As with prostitution, stripping, and other erotic activities, women were told that it's wrong to let themselves be exploited for money as Bambis--although it's honorable to let themselves be exploited for even less money and dignity working graveyard in a 7/11, or a non-union sweatshop. It was another example of middle-class people wanting to prevent women from making "immoral" choices. Distressed over Bambi, feminism and liberalism again got into bed with the Right, all agreeing that 1) women can't be trusted to make their own choices, and 2) men are beasts.

Open memo to all those so terribly upset about the poor naked women running away from those whizzing paintballs--would you have made such a fuss if it were men shooting naked men? No? Why not? Male targets would be at the same risk, with shooters risking their civilized veneer just the same.

OK, you reply, I'm hypocritical about protecting women while not protecting men. But what about the videos of these alleged hunts--doesn't that prove that men are perverse? Who but a pervert would buy a video of men shooting naked women with paintballs?

Well, why assume that all buyers of these videos are male? The pervasiveness of healthy women's rape fantasies is well documented. This makes the Bambi footage natural porn for some women. And in these modern times, we surely must admit that women have a right to their porn.

These videos aren't any worse than the high-adrenaline TV crime shows that are America's lullaby. Every night TV is full of crazed, violent men chasing terrified, helpless women, supported by heart-pounding music and ultra-real technical effects. And every day, millions of women ingest another romance novel featuring the same formula.

The difference is that neither viewers nor readers admit that there's an erotic kick to the shows or the books. That's what makes them respectable. The sin of Hunting for Bambi was the crude refusal to dress it up as mainstream entertainment.

4. For Many, Abstinence Doesn't Work

New research findings show that vows of abstinence made by late teens and young adults are--surprise!--broken by more than half of the earnest little vowers. A study of 527 undergraduates at Northern Kentucky University asked about the students' long-term adherence to any pledge to remain celibate until marriage. Sixteen percent had made such a pledge. And almost 2/3 of them broke that pledge.

And what of the other self-disciplined, focused, proud 39% of pledgers who remained abstinent? More than half acknowledged having oral sex while describing themselves as celibate. Such "technical virginity" is a delicate mental contortion, meant to placate suspicious parents, an erotophobic God, and the lustful callings of one's nubile body.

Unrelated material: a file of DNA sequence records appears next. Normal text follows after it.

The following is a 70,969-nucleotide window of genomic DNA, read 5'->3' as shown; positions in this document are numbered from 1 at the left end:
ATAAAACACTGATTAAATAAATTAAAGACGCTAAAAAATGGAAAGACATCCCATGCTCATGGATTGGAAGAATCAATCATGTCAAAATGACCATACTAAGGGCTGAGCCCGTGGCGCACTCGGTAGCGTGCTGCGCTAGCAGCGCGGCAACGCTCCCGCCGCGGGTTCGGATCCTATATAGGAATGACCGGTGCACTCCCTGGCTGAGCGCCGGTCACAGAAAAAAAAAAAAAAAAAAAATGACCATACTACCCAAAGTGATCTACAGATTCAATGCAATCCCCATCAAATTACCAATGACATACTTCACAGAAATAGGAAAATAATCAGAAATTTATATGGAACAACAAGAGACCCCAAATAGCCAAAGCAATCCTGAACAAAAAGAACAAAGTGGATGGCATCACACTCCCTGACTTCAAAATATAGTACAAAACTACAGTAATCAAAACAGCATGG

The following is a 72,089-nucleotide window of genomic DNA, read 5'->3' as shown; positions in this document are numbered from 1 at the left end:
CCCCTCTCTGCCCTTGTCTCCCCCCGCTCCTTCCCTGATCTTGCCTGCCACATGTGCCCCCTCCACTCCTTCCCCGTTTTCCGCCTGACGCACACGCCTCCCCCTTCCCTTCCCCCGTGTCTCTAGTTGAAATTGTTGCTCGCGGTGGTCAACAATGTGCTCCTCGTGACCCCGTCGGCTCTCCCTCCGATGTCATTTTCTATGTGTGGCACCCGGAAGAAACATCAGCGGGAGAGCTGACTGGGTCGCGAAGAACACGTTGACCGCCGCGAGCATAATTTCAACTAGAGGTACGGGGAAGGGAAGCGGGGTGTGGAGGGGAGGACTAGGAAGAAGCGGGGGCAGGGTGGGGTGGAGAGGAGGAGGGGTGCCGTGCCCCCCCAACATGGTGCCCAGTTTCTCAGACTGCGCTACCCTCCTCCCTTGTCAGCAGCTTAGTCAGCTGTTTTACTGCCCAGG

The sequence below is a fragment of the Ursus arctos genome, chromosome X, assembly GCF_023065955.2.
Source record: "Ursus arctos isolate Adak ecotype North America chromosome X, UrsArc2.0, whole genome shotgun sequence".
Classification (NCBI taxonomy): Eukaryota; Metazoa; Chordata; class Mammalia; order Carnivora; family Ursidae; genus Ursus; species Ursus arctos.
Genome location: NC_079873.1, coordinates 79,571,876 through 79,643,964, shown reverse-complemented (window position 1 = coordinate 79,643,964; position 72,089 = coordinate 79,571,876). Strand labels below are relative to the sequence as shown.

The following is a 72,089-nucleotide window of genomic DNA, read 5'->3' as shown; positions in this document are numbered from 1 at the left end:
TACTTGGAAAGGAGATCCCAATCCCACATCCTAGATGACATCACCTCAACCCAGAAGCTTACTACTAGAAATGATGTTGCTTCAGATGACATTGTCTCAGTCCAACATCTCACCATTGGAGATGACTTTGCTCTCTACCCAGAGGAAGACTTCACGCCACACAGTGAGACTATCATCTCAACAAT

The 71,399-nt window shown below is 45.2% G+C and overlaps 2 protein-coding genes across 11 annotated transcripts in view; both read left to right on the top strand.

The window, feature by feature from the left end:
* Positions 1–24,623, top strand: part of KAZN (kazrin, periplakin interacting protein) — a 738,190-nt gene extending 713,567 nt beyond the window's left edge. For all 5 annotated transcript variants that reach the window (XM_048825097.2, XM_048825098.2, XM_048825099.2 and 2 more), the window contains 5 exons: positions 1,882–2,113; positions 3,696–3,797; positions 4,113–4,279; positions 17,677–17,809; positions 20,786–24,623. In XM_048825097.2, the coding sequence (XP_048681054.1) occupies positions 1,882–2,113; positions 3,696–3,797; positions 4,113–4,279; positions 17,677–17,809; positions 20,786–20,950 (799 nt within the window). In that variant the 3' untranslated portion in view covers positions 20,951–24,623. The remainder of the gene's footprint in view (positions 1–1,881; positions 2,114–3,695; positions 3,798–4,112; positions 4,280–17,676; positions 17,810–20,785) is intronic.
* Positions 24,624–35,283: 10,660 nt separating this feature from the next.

Mass "virginity pledges" first started in the 1980s and 1990s, a result of well-funded campaigns using rock 'n' roll spectacle to turn Jesus into a cool dude, demonizing sexual desire and glamorizing a simplistic solution to a complex issue. At the time, critics scoffed at the effectiveness of such campaigns. Less than a generation later, the NKU study justifies that criticism.

The researchers also report that avowed celibates who broke their vow were less likely than non-pledgers to use a condom during their first sexual encounter. This makes perfect sense. Why prepare for something you believe you won't do? Why admit to yourself that you want to do something you've decided is wrong? Such self-delusion is a virtual hallmark of adolescence, and is a recipe for disaster whether the subject is sex, alcohol, money, or anything else.

For years, we've been deluged with the message that only abstinence works 100% of the time to protect people from disease and pregnancy. This new report underlines the appropriate response. Abstinence does not work 100% of the time--in fact, it works less effectively than condoms or any other method.

Science thus proves what common sense knew all along: that vows of abstinence break far more often than condoms.

5. The Kobe Koverage Klub

Kobe Bryant is a brilliant basketball player. Watching him perform has been a great escape from everyday life for people around the globe. Now he's in big trouble, accused of rape by a woman with whom he admits he "committed adultery."

And so move over Gary Condit & Chandra Levy, move over Laci & Scott Peterson, the next juicy mystery of sex and violence is here. And Americans are, clearly, thrilled with it.

Kobe's on the cover of every magazine, his case the subject of countless TV talking-headfests, his life the lifeline of every city's talk-radio junkies. Whether we love to defend him or love to condemn him, we love to think about Kobe and some young woman having sex in a small-town Colorado hotel room. We love to imagine we know him well enough to know what happened. To support that fantasy, we enable an industry of experts speculating on the legal, medical, and psychological meaning of it all. Overnight, tens of millions of people have joined the Kobe Koverage Klub, digesting the daily "news" (it can't possibly be spelled without quotation marks) from Klub leaders, discussing it with fellow Klub members.